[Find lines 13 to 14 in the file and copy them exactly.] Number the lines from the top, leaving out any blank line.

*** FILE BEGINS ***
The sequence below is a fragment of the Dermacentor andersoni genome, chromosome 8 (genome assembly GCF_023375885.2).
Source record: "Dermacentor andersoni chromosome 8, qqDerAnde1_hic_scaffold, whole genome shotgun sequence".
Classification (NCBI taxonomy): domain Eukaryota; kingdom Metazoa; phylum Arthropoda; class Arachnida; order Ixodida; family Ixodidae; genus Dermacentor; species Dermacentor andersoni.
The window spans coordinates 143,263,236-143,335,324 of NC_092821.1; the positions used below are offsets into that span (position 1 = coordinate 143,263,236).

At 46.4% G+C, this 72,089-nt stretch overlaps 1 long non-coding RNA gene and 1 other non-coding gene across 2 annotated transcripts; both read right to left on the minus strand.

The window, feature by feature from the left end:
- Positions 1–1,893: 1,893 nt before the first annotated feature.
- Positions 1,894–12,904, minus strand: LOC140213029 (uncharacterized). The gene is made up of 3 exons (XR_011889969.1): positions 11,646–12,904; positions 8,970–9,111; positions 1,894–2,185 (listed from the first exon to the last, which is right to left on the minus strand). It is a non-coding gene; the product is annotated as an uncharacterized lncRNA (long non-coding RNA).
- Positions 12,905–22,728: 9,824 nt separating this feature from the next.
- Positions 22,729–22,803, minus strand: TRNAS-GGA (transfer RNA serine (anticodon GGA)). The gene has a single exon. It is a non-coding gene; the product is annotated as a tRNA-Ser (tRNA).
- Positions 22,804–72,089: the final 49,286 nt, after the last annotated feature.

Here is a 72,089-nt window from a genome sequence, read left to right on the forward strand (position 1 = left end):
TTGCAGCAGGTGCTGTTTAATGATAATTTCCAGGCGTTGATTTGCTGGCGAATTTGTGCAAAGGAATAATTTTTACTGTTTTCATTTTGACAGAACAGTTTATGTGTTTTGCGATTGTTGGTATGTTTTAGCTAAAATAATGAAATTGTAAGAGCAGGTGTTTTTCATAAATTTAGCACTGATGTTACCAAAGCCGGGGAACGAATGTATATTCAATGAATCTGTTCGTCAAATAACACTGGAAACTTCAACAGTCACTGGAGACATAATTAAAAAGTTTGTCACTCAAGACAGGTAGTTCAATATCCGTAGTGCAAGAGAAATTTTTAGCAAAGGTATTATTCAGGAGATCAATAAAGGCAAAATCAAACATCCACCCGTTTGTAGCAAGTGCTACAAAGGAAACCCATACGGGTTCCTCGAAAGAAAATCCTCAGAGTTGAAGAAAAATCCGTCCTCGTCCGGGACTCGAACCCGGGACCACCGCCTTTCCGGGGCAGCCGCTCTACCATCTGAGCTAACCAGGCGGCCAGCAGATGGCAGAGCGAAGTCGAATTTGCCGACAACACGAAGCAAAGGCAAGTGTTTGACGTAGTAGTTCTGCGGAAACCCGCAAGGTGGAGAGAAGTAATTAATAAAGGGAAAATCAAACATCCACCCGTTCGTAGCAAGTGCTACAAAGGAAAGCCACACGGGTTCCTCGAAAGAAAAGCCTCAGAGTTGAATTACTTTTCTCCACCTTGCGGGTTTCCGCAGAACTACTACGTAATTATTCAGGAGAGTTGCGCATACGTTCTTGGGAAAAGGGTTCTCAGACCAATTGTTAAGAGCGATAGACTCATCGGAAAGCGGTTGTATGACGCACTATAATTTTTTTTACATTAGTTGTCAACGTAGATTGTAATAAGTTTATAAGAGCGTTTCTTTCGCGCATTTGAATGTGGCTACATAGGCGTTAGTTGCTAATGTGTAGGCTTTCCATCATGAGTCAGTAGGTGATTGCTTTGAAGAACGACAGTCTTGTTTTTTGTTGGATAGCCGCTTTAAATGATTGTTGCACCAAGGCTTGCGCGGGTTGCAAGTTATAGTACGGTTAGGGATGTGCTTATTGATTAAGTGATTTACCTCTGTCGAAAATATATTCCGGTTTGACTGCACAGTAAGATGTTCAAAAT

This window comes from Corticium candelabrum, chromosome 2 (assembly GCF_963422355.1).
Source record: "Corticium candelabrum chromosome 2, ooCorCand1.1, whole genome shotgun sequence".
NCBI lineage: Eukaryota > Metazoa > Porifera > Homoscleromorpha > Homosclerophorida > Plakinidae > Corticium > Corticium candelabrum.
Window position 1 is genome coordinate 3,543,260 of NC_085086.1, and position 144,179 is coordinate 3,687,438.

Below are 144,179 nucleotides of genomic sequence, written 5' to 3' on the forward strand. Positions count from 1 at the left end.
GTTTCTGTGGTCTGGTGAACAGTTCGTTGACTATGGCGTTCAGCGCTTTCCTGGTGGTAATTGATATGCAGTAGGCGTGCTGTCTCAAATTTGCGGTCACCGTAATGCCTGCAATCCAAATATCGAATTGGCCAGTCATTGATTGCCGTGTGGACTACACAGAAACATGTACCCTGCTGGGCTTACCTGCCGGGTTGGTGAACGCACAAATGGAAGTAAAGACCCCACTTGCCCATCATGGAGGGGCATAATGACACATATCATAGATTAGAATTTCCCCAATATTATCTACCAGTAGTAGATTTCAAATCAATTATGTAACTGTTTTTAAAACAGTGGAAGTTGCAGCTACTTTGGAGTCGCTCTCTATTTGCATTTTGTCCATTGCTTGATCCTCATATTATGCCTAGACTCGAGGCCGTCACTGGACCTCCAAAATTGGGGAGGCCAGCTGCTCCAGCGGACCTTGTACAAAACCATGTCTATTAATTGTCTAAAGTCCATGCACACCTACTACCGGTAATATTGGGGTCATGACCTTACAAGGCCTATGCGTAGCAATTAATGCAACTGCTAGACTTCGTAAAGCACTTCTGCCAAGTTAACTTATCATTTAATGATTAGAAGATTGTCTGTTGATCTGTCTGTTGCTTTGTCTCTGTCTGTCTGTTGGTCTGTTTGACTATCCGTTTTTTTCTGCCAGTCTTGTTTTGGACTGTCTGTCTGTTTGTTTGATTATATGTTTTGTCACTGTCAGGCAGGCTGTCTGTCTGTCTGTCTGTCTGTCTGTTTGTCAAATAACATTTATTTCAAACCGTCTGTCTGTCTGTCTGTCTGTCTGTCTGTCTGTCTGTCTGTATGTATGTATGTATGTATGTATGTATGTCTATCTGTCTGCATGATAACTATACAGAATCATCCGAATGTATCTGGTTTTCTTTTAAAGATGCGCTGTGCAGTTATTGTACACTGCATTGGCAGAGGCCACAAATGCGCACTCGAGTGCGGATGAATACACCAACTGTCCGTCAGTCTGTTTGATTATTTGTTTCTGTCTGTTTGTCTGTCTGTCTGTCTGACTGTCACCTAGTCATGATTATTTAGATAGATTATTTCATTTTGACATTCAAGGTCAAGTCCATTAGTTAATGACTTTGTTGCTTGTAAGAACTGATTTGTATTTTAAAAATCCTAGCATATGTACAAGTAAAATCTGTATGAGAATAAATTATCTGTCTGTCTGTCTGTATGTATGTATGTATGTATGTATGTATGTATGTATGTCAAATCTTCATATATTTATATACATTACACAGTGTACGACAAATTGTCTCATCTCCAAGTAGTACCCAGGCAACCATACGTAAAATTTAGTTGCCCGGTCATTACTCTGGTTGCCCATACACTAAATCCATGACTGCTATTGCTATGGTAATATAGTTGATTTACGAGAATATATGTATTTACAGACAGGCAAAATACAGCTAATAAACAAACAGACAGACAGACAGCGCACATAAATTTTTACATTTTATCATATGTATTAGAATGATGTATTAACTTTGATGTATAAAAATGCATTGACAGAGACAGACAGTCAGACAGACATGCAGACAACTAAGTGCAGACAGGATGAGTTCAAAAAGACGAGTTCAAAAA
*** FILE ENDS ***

TTGCAGCAGGTGCTGTTTAATGATAATTTCCAGGCGTTGATTTGCTGGCGAATTTGTGCAAAGGAATAATTTTTACTGTTTTCATTTTGACAGAACAGTTTATGTGTTTTGCGATTGTTGGTATGTTTTAGCTAAAATAATGAAATTGTAAGAGCAGGTGTTTTTCATAAATTTAGCACTGATGTTACCAAAGCCGGGGAACGAATGTATATTCAATGAATCTGTTCGTCAAATAACACTGGAAACTTCAACAGTCACTGGAGACATAATTAAAAAGTTTGTCACTCAAGACAGGTAGTTCAATATCCGTAGTGCAAGAGAAATTTTTAGCAAAGGTATTATTCAGGAGATCAATAAAGGCAAAATCAAACATCCACCCGTTTGTAGCAAGTGCTACAAAGGAAACCCATACGGGTTCCTCGAAAGAAAATCCTCAGAGTTGAAGAAAAATCCGTCCTCGTCCGGGACTCGAACCCGGGACCACCGCCTTTCCGGGGCAGCCGCTCTACCATCTGAGCTAACCAGGCGGCCAGCAGATGGCAGAGCGAAGTCGAATTTGCCGACAACACGAAGCAAAGGCAAGTGTTTGACGTAGTAGTTCTGCGGAAACCCGCAAGGTGGAGAGAAGTAATTAATAAAGGGAAAATCAAACATCCACCCGTTCGTAGCAAGTGCTACAAAGGAAAGCCACACGGGTTCCTCGAAAGAAAAGCCTCAGAGTTGAATTACTTTTCTCCACCTTGCGGGTTTCCGCAGAACTACTACGTAATTATTCAGGAGAGTTGCGCATACGTTCTTGGGAAAAGGGTTCTCAGACCAATTGTTAAGAGCGATAGACTCATCGGAAAGCGGTTGTATGACGCACTATAATTTTTTTTACATTAGTTGTCAACGTAGATTGTAATAAGTTTATAAGAGCGTTTCTTTCGCGCATTTGAATGTGGCTACATAGGCGTTAGTTGCTAATGTGTAGGCTTTCCATCATGAGTCAGTAGGTGATTGCTTTGAAGAACGACAGTCTTGTTTTTTGTTGGATAGCCGCTTTAAATGATTGTTGCACCAAGGCTTGCGCGGGTTGCAAGTTATAGTACGGTTAGGGATGTGCTTATTGATTAAGTGATTTACCTCTGTCGAAAATATATTCCGGTTTGACTGCACAGTAAGATGTTCAAAAT

This window comes from Corticium candelabrum, chromosome 2 (assembly GCF_963422355.1).